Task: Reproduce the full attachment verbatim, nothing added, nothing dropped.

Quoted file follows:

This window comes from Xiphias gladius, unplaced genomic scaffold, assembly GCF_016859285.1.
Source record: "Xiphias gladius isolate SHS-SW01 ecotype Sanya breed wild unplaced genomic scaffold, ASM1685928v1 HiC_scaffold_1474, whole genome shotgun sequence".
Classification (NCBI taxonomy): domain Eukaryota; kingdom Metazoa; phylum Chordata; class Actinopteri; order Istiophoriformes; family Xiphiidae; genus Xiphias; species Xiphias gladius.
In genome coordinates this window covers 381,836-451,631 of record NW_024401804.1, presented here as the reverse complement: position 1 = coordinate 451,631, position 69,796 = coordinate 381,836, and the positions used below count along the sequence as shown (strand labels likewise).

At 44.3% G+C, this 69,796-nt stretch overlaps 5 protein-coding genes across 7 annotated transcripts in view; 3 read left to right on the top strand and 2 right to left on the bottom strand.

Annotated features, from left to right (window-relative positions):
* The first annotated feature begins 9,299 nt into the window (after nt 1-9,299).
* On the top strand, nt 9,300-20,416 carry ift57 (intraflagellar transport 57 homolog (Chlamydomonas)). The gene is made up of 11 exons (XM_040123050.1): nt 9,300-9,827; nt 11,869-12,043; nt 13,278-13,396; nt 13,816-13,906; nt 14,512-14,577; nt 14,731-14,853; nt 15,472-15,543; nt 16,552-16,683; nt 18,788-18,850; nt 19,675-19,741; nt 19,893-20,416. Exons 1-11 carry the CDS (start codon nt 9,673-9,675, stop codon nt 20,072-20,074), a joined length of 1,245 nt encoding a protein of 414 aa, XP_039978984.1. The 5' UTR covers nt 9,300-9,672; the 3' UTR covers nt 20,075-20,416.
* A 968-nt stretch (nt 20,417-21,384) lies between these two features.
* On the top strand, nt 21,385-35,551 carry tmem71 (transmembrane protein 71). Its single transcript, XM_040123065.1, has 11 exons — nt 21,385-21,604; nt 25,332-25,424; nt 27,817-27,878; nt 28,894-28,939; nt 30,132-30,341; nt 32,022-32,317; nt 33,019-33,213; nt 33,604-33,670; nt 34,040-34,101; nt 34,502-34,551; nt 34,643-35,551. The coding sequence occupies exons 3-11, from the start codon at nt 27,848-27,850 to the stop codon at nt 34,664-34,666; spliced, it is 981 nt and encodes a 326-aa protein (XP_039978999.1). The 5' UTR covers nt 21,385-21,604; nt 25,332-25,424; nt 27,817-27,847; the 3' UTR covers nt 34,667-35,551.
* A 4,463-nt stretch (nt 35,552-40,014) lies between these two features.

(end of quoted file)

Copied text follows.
This window comes from Xiphias gladius, unplaced genomic scaffold, assembly GCF_016859285.1.
Source record: "Xiphias gladius isolate SHS-SW01 ecotype Sanya breed wild unplaced genomic scaffold, ASM1685928v1 HiC_scaffold_1474, whole genome shotgun sequence".
Classification (NCBI taxonomy): domain Eukaryota; kingdom Metazoa; phylum Chordata; class Actinopteri; order Istiophoriformes; family Xiphiidae; genus Xiphias; species Xiphias gladius.
In genome coordinates this window covers 381,836-451,631 of record NW_024401804.1, presented here as the reverse complement: position 1 = coordinate 451,631, position 69,796 = coordinate 381,836, and the positions used below count along the sequence as shown (strand labels likewise).

At 44.3% G+C, this 69,796-nt stretch overlaps 5 protein-coding genes across 7 annotated transcripts in view; 3 read left to right on the top strand and 2 right to left on the bottom strand.

Annotated features, from left to right (window-relative positions):
* The first annotated feature begins 9,299 nt into the window (after nt 1-9,299).
* On the top strand, nt 9,300-20,416 carry ift57 (intraflagellar transport 57 homolog (Chlamydomonas)). The gene is made up of 11 exons (XM_040123050.1): nt 9,300-9,827; nt 11,869-12,043; nt 13,278-13,396; nt 13,816-13,906; nt 14,512-14,577; nt 14,731-14,853; nt 15,472-15,543; nt 16,552-16,683; nt 18,788-18,850; nt 19,675-19,741; nt 19,893-20,416. Exons 1-11 carry the CDS (start codon nt 9,673-9,675, stop codon nt 20,072-20,074), a joined length of 1,245 nt encoding a protein of 414 aa, XP_039978984.1. The 5' UTR covers nt 9,300-9,672; the 3' UTR covers nt 20,075-20,416.
* A 968-nt stretch (nt 20,417-21,384) lies between these two features.
* On the top strand, nt 21,385-35,551 carry tmem71 (transmembrane protein 71). Its single transcript, XM_040123065.1, has 11 exons — nt 21,385-21,604; nt 25,332-25,424; nt 27,817-27,878; nt 28,894-28,939; nt 30,132-30,341; nt 32,022-32,317; nt 33,019-33,213; nt 33,604-33,670; nt 34,040-34,101; nt 34,502-34,551; nt 34,643-35,551. The coding sequence occupies exons 3-11, from the start codon at nt 27,848-27,850 to the stop codon at nt 34,664-34,666; spliced, it is 981 nt and encodes a 326-aa protein (XP_039978999.1). The 5' UTR covers nt 21,385-21,604; nt 25,332-25,424; nt 27,817-27,847; the 3' UTR covers nt 34,667-35,551.
* A 4,463-nt stretch (nt 35,552-40,014) lies between these two features.